Caris's errand is fruitless, however, as the bishop of Kingsbridge as well as Earl Roland have been killed in the battle.

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In Florence, the city is ravaged by the Black Death , having arrived in Messina in After recovering from the plague, a newly widowed Merthin experiences an epiphany of his love for Caris and returns to Kingsbridge with his daughter Laura Lolla. There he finds Caris unwilling to renounce her vows and the two go through a sporadic liaison.

At the same time, Merthin re-establishes himself in the community by solving flaws left in the new bridge during its completion after his departure. Thousands of residents of Kingsbridge die in the outbreak of plague, and the city quickly descends into anarchy. Godwyn loses his nerve and flees with the monks to an isolated chapel where he and all the monks die except for Gwenda's brother Philemon, who fled, and Thomas Langley. After the prioress of the nunnery dies Caris is elected Prioress and promoted acting Prior in the absence of Godwin, and she institutes the use of masks and cleanliness which help to protect the nuns from the plague.

After William, the new Earl of Shiring, dies from the plague along with all his male heirs, Ralph sees a chance to become Earl. After murdering his young wife Matilda Tilly he arranges his marriage to William's widow Lady Phillipa, whom he has long desired, and makes himself Earl. However Philippa spurns him and leaves for the Kingsbridge nunnery, where she has a rendezvous with Merthin and conceives his child. There are two huge challenges in historical fiction, which few authors have ever satisfyingly solved and from which this book emerges only with an often tensely contested draw.

One is that, in key historical moments, we will always know more than the characters, leading to chapters in which the reader fights a pantomime impulse to yell: "They're buboes. It's the Plague!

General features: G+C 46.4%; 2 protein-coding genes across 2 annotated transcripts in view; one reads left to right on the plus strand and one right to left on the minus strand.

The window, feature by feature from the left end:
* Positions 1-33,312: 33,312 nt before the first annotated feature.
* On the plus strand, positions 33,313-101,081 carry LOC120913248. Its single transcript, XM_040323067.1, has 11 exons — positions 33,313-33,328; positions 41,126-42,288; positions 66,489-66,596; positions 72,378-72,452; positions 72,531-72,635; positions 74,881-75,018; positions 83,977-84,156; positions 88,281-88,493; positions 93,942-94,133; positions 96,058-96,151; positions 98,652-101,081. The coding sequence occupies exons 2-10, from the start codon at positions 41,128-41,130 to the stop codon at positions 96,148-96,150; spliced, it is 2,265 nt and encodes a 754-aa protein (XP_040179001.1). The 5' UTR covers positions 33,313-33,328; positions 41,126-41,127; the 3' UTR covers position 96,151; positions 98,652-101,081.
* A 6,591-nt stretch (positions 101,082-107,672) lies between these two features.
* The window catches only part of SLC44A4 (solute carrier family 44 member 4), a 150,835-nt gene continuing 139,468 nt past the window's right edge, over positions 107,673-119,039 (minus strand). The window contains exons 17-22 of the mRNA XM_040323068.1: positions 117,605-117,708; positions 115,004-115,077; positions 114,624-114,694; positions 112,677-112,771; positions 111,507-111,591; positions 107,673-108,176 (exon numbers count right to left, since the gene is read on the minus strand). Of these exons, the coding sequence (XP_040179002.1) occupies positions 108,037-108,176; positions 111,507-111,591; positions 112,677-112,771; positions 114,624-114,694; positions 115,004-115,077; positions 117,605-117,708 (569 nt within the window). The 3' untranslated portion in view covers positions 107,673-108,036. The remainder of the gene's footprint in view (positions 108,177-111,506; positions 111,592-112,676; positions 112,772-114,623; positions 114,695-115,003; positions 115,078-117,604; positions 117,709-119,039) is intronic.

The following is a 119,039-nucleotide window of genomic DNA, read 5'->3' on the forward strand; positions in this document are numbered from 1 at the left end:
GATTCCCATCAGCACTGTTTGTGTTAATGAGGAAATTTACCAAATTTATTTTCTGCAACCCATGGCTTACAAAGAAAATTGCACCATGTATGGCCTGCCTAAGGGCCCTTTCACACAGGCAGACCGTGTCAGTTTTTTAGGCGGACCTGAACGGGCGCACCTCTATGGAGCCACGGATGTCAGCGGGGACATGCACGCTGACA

The other constant difficulty is choosing a style of dialogue which finds the balance between anachronism and stage-archaism. Follett's choice is to voice things much as they would be said today. So, for example, the lines "I'm not the one trying to steal someone else's husband" and "Mother, you're spoiling the wedding" are spoken during a family gathering. And a woman who tells her man "I'm pregnant" receives the reassuring reply: "I don't think you should try to end the pregnancy with potions - it's too dangerous.

His linking prose, though, is generally crisply efficient, rarely jarring in an Archeresque way, and the grimness of the historical reality of this period usually holds back the sentimentality to which populist fiction is prone, except in an unfortunately saccharine attitude to animals: even the baddies seem to have a dog, horse or cat, as if - and it would be unfair to invoke New Labour again here - Follett were cannily targeting the known weaknesses of his likely reading constituency.

Preferring Follett's spy thrillers, I would never have read this genre for pleasure. But, to my surprise, I came away from the book with admiration for a work that stands as something of a triumph of industry and professionalism. Trees and readers would require considerable notice before Follett extended this sequence into a trilogy, but in a culture which is time-poor and media-rich, there is a certain comfort in the fact that a book as long and dense as this is still regarded as a populist, commercial project.

Topics Books. Fiction Ken Follett reviews.